After achieving your target weight – how do you keep your weight down in the long term?
1. Once you are at your personal target weight, the critical thing now is to become accustomed to eating approximately 2/3 of the total amount you used to eat. There need be no restriction upon any particular food stuffs, although naturally foods that are very calorie-dense are best avoided. The goal is keeping the weight down [you may find your weight increases 1 – 2 kg over a few days on returning to a higher calorie intake; this is because your glycogen stores return to normal and glycogen is stored in the water inside your body].
2. If you are increasing your exercise, do not adjust your calorie intake, as it is so easy to overcompensate for exercise.
3. Most people maintain a consistent healthy weight; most successfully by:
a) Weigh weekly – and write it down b) Walk, cycle, stairs. Maintain a high level of everyday physical activity c) Party but payback. Enjoy life and especially occasions to celebrate, but there is a price. You must eat only about half your current intake for a few days
What research is going on?
- A study to find out how well people with longer duration type 2 diabetes can achieve normal glucose control. This study will be completed by mid-2014.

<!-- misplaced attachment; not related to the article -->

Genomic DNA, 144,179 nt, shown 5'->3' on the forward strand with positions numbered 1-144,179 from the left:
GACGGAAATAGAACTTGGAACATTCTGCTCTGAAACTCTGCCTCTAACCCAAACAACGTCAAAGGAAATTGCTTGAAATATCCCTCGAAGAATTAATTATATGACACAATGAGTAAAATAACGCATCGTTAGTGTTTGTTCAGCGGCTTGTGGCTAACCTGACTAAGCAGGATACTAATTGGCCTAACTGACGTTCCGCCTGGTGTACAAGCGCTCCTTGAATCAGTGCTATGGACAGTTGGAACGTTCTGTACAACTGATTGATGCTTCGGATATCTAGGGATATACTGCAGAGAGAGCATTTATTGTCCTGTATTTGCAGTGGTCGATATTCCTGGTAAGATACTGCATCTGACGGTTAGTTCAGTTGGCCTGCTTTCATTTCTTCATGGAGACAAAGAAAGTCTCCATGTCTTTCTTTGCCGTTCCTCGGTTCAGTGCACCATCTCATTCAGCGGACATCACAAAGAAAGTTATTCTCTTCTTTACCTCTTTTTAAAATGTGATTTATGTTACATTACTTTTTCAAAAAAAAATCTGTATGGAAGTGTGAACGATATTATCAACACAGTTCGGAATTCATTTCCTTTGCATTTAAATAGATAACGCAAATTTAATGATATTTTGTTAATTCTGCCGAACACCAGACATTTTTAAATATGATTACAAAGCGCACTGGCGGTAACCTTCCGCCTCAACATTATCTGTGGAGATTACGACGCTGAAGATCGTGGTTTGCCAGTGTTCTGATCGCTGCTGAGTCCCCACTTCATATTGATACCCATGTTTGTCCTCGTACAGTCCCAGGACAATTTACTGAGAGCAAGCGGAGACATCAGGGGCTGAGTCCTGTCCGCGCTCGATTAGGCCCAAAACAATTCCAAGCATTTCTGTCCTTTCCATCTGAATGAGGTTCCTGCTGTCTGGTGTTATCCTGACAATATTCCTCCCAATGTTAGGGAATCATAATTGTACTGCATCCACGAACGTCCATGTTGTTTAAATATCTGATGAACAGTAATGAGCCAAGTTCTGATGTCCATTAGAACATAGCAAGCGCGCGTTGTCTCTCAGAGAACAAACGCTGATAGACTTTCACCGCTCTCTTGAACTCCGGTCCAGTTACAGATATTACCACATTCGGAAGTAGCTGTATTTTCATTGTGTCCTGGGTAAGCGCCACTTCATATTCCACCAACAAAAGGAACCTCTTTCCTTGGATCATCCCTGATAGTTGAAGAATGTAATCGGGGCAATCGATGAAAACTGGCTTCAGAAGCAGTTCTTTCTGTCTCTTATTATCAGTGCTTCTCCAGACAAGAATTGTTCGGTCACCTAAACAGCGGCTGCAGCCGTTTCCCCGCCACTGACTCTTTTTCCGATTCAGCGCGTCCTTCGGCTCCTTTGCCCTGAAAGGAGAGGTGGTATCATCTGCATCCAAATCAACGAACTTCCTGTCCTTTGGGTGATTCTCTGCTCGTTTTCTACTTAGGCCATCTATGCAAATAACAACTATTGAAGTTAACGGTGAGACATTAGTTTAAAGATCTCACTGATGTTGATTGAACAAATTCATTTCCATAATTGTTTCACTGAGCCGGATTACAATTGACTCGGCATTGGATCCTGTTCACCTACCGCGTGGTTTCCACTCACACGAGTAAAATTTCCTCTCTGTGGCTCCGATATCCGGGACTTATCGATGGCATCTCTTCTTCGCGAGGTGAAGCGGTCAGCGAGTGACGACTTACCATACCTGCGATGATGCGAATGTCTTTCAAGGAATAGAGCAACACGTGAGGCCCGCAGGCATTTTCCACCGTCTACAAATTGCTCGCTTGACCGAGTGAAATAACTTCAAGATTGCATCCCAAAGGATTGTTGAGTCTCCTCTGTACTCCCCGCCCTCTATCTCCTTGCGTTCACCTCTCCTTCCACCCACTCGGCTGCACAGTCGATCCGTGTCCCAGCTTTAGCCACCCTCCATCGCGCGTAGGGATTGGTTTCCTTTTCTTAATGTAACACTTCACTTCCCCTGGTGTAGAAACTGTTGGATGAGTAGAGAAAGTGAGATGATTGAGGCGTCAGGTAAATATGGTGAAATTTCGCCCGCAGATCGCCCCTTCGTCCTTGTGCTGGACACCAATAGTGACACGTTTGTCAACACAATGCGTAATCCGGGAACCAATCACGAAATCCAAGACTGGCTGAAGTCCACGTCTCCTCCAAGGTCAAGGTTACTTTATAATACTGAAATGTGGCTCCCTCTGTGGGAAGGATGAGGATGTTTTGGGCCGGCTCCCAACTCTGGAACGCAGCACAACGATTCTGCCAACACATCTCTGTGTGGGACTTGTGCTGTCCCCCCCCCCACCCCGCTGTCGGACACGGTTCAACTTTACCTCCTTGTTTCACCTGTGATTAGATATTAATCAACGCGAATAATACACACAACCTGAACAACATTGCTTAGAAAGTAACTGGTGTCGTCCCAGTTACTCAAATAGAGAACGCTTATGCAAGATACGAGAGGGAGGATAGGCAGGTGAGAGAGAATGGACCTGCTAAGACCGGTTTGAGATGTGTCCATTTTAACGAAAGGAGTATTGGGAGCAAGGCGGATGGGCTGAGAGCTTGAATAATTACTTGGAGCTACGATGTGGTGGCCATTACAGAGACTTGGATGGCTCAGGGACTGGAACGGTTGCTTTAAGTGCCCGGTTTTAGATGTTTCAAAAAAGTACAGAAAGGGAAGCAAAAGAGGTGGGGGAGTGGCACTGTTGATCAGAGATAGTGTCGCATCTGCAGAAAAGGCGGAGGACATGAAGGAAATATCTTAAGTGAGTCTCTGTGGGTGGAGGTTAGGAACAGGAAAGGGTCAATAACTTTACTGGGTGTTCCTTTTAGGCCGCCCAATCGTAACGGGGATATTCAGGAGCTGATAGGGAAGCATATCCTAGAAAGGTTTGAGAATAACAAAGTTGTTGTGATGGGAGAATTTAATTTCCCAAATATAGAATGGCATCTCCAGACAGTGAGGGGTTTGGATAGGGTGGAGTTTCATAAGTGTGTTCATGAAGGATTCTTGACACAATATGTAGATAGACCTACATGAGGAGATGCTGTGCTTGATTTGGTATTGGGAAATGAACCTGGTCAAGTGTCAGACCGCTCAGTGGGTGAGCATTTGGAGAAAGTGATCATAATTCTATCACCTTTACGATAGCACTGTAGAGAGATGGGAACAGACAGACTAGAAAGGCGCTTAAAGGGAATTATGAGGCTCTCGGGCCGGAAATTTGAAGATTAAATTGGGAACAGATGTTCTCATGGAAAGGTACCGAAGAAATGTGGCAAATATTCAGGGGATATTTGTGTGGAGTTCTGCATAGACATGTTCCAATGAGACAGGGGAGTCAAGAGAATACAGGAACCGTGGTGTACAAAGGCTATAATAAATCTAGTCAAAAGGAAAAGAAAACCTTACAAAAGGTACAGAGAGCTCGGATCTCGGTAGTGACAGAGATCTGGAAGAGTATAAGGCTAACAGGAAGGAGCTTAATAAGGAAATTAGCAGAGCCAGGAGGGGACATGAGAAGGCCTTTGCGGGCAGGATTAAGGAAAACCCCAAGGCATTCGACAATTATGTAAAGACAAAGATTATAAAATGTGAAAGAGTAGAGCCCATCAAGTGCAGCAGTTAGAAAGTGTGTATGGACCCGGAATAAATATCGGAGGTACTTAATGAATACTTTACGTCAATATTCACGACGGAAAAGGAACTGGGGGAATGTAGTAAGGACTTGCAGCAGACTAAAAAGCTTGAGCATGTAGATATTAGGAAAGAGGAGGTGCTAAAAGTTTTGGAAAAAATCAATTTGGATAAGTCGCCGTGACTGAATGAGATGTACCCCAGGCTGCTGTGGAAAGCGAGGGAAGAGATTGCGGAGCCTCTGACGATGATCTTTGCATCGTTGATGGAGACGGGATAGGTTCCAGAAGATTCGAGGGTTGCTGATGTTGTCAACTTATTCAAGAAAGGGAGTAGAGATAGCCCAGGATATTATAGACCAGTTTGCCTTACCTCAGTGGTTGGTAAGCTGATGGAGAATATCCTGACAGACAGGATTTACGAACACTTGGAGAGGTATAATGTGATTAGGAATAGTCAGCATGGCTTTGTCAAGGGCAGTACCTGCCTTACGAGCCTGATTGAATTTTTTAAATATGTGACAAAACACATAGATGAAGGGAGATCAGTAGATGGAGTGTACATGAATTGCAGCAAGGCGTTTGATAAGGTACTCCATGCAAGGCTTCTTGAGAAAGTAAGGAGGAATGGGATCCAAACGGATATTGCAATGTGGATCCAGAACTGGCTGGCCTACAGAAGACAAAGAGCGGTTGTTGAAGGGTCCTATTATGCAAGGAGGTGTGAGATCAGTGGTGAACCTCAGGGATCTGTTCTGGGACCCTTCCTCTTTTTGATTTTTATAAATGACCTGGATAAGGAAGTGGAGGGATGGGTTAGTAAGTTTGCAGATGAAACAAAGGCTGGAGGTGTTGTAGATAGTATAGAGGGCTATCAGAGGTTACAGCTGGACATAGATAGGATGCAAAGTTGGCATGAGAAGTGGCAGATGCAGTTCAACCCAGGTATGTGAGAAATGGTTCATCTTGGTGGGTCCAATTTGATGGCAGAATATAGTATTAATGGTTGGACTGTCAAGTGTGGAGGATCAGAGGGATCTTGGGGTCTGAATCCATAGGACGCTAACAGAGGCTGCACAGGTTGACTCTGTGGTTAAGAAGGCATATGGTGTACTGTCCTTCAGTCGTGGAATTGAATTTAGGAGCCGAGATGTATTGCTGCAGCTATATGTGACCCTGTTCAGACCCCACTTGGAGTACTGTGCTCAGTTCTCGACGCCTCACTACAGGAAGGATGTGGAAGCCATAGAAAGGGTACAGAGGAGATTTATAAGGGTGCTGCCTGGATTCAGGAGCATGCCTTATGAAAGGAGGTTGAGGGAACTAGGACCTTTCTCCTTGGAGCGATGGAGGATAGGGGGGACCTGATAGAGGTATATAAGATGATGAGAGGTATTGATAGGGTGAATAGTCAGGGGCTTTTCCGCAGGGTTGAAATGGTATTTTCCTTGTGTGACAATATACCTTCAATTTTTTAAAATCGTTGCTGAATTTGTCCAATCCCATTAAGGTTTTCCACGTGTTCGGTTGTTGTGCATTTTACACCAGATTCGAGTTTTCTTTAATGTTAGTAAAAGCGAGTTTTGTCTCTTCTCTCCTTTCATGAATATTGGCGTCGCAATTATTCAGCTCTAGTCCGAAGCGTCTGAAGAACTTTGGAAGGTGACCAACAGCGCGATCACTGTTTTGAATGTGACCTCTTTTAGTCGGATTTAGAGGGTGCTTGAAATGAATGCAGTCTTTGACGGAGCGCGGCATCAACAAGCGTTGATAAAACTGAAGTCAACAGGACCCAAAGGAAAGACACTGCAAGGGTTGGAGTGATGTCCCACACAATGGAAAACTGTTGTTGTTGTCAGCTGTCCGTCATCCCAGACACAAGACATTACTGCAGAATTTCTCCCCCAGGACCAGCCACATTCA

- Diabetes UK have funded a major 5 year study to find out how many people can reverse or improve their diabetes by a low calorie liquid diet. This will be carried out entirely in Primary Care. It is planned to get underway in April 2014. Further details are available on the Diabetes UK website.
Thanks to all who offered to help with future studies. At present, we are not looking for further volunteers as the Diabetes UK study is recruiting participants by a carefully controlled randomised method.
Any other information?
- Further information will be posted on the website www.ncl.ac.uk/magres/research/diabetes.
- Already available are the links to the full scientific paper describing the reversibility of diabetes study and also the scientific review of the existing knowledge in 2008, which described the “twin cycle hypothesis” which we have now tested. An up-to-date review of how weight loss works was added in 2013.
- Also available is a paper which describes what happened to diabetes when weight loss was achieved at home. This information was provided by many people around the world using email.
- Also, all information will be added to the website, which is updated from time to time.
- Please remember that this website and its links provide information and not personal medical advice. Do consult your Doctor for personal advice.